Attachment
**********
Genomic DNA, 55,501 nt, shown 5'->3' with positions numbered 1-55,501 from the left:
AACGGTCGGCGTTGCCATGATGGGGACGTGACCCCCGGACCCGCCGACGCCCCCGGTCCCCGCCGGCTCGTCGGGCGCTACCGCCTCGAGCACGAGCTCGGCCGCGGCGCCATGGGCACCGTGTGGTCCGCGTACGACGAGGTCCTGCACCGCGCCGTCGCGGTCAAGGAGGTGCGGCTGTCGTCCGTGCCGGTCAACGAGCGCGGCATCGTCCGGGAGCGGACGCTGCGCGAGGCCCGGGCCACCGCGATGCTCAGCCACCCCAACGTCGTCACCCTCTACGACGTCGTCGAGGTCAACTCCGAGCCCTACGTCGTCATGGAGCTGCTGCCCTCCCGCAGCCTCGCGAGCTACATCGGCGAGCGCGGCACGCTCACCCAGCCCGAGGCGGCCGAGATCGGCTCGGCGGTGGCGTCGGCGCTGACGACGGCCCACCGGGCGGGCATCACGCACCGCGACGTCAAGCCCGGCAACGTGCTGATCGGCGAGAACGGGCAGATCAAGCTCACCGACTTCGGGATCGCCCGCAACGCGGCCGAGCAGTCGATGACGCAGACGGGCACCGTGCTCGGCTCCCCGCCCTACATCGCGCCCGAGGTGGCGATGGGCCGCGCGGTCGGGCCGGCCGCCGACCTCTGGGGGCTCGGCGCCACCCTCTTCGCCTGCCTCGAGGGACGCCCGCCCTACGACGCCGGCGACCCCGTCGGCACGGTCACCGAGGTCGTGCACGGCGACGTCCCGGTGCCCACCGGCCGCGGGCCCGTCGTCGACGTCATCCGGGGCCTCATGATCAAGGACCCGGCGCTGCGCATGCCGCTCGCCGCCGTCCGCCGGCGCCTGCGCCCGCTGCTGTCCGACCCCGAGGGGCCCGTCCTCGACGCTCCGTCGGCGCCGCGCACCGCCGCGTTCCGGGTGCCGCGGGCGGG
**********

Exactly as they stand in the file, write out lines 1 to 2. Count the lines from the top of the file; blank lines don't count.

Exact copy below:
Genomic DNA, 55,501 nt, shown 5'->3' with positions numbered 1-55,501 from the left:
AACGGTCGGCGTTGCCATGATGGGGACGTGACCCCCGGACCCGCCGACGCCCCCGGTCCCCGCCGGCTCGTCGGGCGCTACCGCCTCGAGCACGAGCTCGGCCGCGGCGCCATGGGCACCGTGTGGTCCGCGTACGACGAGGTCCTGCACCGCGCCGTCGCGGTCAAGGAGGTGCGGCTGTCGTCCGTGCCGGTCAACGAGCGCGGCATCGTCCGGGAGCGGACGCTGCGCGAGGCCCGGGCCACCGCGATGCTCAGCCACCCCAACGTCGTCACCCTCTACGACGTCGTCGAGGTCAACTCCGAGCCCTACGTCGTCATGGAGCTGCTGCCCTCCCGCAGCCTCGCGAGCTACATCGGCGAGCGCGGCACGCTCACCCAGCCCGAGGCGGCCGAGATCGGCTCGGCGGTGGCGTCGGCGCTGACGACGGCCCACCGGGCGGGCATCACGCACCGCGACGTCAAGCCCGGCAACGTGCTGATCGGCGAGAACGGGCAGATCAAGCTCACCGACTTCGGGATCGCCCGCAACGCGGCCGAGCAGTCGATGACGCAGACGGGCACCGTGCTCGGCTCCCCGCCCTACATCGCGCCCGAGGTGGCGATGGGCCGCGCGGTCGGGCCGGCCGCCGACCTCTGGGGGCTCGGCGCCACCCTCTTCGCCTGCCTCGAGGGACGCCCGCCCTACGACGCCGGCGACCCCGTCGGCACGGTCACCGAGGTCGTGCACGGCGACGTCCCGGTGCCCACCGGCCGCGGGCCCGTCGTCGACGTCATCCGGGGCCTCATGATCAAGGACCCGGCGCTGCGCATGCCGCTCGCCGCCGTCCGCCGGCGCCTGCGCCCGCTGCTGTCCGACCCCGAGGGGCCCGTCCTCGACGCTCCGTCGGCGCCGCGCACCGCCGCGTTCCGGGTGCCGCGGGCGGG